Wed, Apr 8th 2009 2:46pm
There's been quite a bit of uproar over some ISPs' boneheaded plans to introduce broadband traffic caps and charge customers based on the amount of data that travels across their broadband connection. Already, the pushback against Time Warner's plans to expand its use of the caps has led another ISP, Frontier Communications, to reconsider its plans to introduce them, illustrating how competition could take care of this issue. Still, some politicians see it as a chance to wade in and drum up some publicity, such as a New York congressman, who (among other things) says the caps raise "broad and sweeping First Amendment issues." Erm, well, these caps aren't so impressive, but to imply they're unconstitutional seems like a bit of a stretch. But the rhetoric is -- unfortunately -- typical of politicians' positions on these issues. The rep says he'll take "a leadership role in stopping this outrageous, job killing initiative", which is nice and sure to grab some headlines in his hometown paper, but it ignores the real issue at play: a lack of true competition in the broadband market. Politicians jump on whatever hot internet issue pops up, whether it's these caps, or something like net neutrality, talking about the need for new laws and rules. If they'd do more to engender actual, meaningful competition in the broadband market, all of these issues would take care of themselves. But that doesn't make for nearly as great a sound bite, apparently.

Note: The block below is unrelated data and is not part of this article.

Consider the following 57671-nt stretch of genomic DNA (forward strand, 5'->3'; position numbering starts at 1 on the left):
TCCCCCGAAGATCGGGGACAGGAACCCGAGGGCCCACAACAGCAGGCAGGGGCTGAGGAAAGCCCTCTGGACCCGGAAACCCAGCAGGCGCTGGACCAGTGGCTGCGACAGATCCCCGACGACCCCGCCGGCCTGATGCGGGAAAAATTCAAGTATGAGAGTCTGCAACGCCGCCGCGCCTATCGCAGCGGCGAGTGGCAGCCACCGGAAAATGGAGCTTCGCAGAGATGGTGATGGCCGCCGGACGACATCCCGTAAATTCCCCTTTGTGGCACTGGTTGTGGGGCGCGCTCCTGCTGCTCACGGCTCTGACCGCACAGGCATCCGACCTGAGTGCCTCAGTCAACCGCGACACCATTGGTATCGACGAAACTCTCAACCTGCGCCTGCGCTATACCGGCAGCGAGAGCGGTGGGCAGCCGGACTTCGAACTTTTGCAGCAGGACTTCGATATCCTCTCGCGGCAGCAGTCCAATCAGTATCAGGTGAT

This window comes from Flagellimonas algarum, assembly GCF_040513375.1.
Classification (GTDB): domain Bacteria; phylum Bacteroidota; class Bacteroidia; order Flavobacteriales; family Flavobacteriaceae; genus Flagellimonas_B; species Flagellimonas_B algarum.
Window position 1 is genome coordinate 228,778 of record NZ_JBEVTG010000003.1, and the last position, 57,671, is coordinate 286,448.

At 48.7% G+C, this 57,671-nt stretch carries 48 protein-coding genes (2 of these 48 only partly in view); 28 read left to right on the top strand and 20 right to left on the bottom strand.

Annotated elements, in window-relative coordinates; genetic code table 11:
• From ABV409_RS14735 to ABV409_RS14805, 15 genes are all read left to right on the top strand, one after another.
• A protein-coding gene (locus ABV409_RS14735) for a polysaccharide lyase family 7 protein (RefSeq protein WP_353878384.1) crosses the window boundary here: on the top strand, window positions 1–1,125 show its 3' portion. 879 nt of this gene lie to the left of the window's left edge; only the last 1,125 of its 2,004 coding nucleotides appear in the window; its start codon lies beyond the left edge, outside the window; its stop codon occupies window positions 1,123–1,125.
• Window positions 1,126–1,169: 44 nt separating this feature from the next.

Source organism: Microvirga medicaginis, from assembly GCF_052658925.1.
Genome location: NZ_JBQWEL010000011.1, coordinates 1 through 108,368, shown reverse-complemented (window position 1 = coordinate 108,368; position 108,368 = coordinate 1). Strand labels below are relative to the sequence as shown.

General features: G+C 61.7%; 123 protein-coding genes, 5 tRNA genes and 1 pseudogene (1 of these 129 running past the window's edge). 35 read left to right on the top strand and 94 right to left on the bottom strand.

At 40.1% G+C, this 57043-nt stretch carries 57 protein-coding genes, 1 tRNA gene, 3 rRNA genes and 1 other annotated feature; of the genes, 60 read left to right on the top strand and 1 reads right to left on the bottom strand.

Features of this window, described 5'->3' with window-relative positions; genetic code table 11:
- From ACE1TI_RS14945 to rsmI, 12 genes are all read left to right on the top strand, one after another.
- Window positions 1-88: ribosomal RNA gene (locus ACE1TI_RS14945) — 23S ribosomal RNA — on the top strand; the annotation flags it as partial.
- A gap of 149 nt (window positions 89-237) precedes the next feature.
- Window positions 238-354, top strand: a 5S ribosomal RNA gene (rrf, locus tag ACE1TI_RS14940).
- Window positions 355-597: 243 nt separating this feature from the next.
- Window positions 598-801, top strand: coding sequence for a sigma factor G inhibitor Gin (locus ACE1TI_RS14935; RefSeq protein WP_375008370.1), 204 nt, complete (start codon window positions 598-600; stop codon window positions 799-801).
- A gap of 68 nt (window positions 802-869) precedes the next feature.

If you liked this post, you may also be interested in...
- More National Security Letters Made Public After Government Drops Its Attempt To Keep Its Gag Orders In Place
- Activist Appeals Court Decision Stating Public Has No First Amendment Right To Record In Public Areas
- State Senator Wants To Turn First Amendment Activity Into 'Economic Terrorism'
- Trump's Constant Whining About The NY Times Isn't Just Bad For The First Amendment
- More Thoughts On Trump's Technology And Innovation Policies -- It All Goes Back To Freedom Of Speech